No state has been hit harder by the opioid epidemic than Kentucky.
Rates of HIV, Hepatitis C, overdose deaths and other afflictions have risen significantly due to the scourge of opioid drug abuse and addiction.
What is ravaging much of America is destroying far too many Kentucky communities. As the Commonwealth’s flagship, land-grant institution, the University of Kentucky is committed to meeting the challenge of opioids head on – in labs, in hospitals and clinics and directly in communities across the state.
With highly regarded researchers and clinical programs that have drawn national praise, UK and UK HealthCare are addressing opioid abuse in a multi-faceted fashion – helping those seeking recovery, and protecting those most vulnerable, such as children, caught in addiction’s deadly path.
We are making a difference. But there is much more to do. As the University for Kentucky, we are committed to the work ahead.
ABOUT UK's PATHways Prenatal and Beyond Birth Clinic
Kentucky ranks third in the U.S. in overdose deaths. Families residing in Kentucky’s rural communities are disproportionately impacted by the opioid crisis. Between 2000 and 2016, the number of Kentucky babies born with neonatal abstinence syndrome soared from 19 to 1,172.
UK HealthCare, the hospitals and clinics of the University of Kentucky, uses family-centered care to treat opioid use disorder as a chronic illness affecting pregnant women and their families during the perinatal period through its’ PATHways Prenatal and Beyond Birth clinic.
The program incorporates the best practices in the field, adhering to federal guidelines for office-based buprenorphine treatment across the spectrum of care for women, and provides a comprehensive treatment program for a highly vulnerable population with substance use disorders. Women and their families are supported and advocated for through continuous levels of care ranging from intensive medical care to sustained recovery.
UK HealthCare also has office-based opioid treatment programs, which link patients hospitalized with infections related to infectious diseases and chronic infections such as HIV.
ABOUT UK's Bluegrass Care Clinic
The rise of injection drug use has led to increased rates of infectious diseases such as HIV and Hepatitis C. The Bluegrass Care Clinic's mission is to provide a continuum of high quality, state-of-the-art, multi-disciplinary HIV primary care in a compassionate, culturally sensitive manner.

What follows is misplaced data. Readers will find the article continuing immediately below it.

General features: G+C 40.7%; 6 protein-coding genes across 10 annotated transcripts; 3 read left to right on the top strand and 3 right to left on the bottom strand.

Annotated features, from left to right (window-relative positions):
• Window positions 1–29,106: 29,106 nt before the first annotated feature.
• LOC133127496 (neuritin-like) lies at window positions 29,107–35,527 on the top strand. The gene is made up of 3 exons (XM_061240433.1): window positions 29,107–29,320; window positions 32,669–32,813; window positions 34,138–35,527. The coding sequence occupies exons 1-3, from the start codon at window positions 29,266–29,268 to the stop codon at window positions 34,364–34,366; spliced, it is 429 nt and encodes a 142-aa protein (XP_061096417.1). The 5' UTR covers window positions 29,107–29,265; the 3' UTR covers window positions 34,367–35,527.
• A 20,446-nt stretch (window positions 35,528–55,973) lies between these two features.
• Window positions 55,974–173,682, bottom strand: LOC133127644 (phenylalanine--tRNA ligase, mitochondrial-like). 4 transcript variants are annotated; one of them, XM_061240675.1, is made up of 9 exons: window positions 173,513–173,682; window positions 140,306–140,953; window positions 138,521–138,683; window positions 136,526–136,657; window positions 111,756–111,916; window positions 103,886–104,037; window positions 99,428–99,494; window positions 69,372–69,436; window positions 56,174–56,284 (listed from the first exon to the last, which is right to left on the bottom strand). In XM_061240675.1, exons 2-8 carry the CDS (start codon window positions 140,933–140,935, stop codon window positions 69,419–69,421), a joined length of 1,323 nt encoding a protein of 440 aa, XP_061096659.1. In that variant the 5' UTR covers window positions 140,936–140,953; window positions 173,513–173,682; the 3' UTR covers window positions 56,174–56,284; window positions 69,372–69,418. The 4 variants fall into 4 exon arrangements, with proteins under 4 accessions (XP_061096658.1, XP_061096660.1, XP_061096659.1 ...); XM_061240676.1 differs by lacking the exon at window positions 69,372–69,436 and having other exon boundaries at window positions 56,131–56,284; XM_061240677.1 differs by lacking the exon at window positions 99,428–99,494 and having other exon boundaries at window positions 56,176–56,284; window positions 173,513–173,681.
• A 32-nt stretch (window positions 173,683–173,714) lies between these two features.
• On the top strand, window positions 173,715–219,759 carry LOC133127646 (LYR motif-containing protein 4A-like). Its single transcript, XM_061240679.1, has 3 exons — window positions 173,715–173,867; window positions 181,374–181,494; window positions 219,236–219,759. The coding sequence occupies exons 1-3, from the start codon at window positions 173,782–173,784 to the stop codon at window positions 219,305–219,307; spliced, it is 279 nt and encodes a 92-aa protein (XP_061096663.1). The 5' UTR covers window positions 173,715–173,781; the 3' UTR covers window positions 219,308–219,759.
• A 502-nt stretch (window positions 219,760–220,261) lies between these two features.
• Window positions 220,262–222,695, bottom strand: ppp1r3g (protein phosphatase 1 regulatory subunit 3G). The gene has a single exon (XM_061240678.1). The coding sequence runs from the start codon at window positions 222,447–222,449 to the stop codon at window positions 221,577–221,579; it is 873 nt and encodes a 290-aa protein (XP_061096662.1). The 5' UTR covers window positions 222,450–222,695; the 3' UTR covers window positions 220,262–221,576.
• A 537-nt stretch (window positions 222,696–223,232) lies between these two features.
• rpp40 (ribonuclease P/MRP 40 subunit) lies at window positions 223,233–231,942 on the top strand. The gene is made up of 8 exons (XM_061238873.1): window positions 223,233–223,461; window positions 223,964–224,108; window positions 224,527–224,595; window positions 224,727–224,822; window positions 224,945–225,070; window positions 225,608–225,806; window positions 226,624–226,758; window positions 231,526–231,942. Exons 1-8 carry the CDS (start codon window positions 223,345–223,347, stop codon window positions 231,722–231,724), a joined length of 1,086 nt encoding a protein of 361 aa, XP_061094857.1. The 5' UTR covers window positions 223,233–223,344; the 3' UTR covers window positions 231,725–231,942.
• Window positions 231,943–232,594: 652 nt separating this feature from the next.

Since 1990, the University of Kentucky Division of Infectious Diseases has provided a continuum of HIV primary care from diagnosis to end of life to over 1,300 persons from central and eastern Kentucky. These physicians are actively engaged in HIV teaching, training, and research, and serve as co-investigators for all University of Kentucky HIV clinical trials.
Eli Capilouto, DMD, Sc.D.
President, University of Kentucky
Mark D. Birdwhistell, MPA
Vice President for Administration & External Affairs, UK HealthCare
Lisa Cassis, PhD
Vice President of Research at the University of Kentucky and a professor of pharmacology and nutritional sciences
Michael Kindred, MD
is an assistant professor in the UK Department of Psychiatry and is board certified in general surgery and addiction medicine. He serves as the medical director for the PATHways and Beyond Birth programs.
serves as the program director for the PATHways and Beyond Birth programs in the University of Kentucky College of Nursing.
Nancy Jennings, BSN, RN
is the PATHways and Beyond Birth nurse navigator at the Polk Dalton Clinic.
Alice Thornton, MD
is a professor in the UK College of Medicine, chief of the division of infectious disease and medical director of the Bluegrass Care Clinic. Her specialties include treatment and prevention of HIV/AIDS and STDs, patient adherence to HIV treatment regimens, prevalence of recreational drug use and HIV-associated neurological symptoms.
Laura Fanucchi, MD, MPH
associate professor in the University of Kentucky College of Medicine; her practice areas include internal medicine and infectious disease. She has conducted research to examine the ways treatment for substance use disorders can be incorporated into the hospital setting.
Seth Himelhoch, MD, MPH
is the chair of the University of Kentucky Department of Psychiatry. His research has focused on developing and testing interventions to improve access to and outcomes for people with co-occurring psychiatric and substance use disorders. Dr. Himelhoch's goals as the new leader of the department include establishing junior faculty mentoring opportunities, increasing research efforts, and exploring telepsychiatry services. He will also work to develop a fully integrated system of care for patients with behavioral health and substance use disorders.
Sharon Walsh, PhD
is a professor in the UK College of Medicine and Director of the Center on Drug and Alcohol Research. Dr. Walsh's research has focused on pharmacological issues in opioid and cocaine dependence. Dr. Walsh has worked with Dr. Michelle Lofwall to develop novel delivery methods of buprenorphine including a subcutaneous implant and injectable formulation.
To set up onsite interviews in Atlanta, as well as phone or skype interviews, contact Kristi Willett, 859-806-0445, firstname.lastname@example.org, or Olivia Ramirez, 559-473-3830, email@example.com.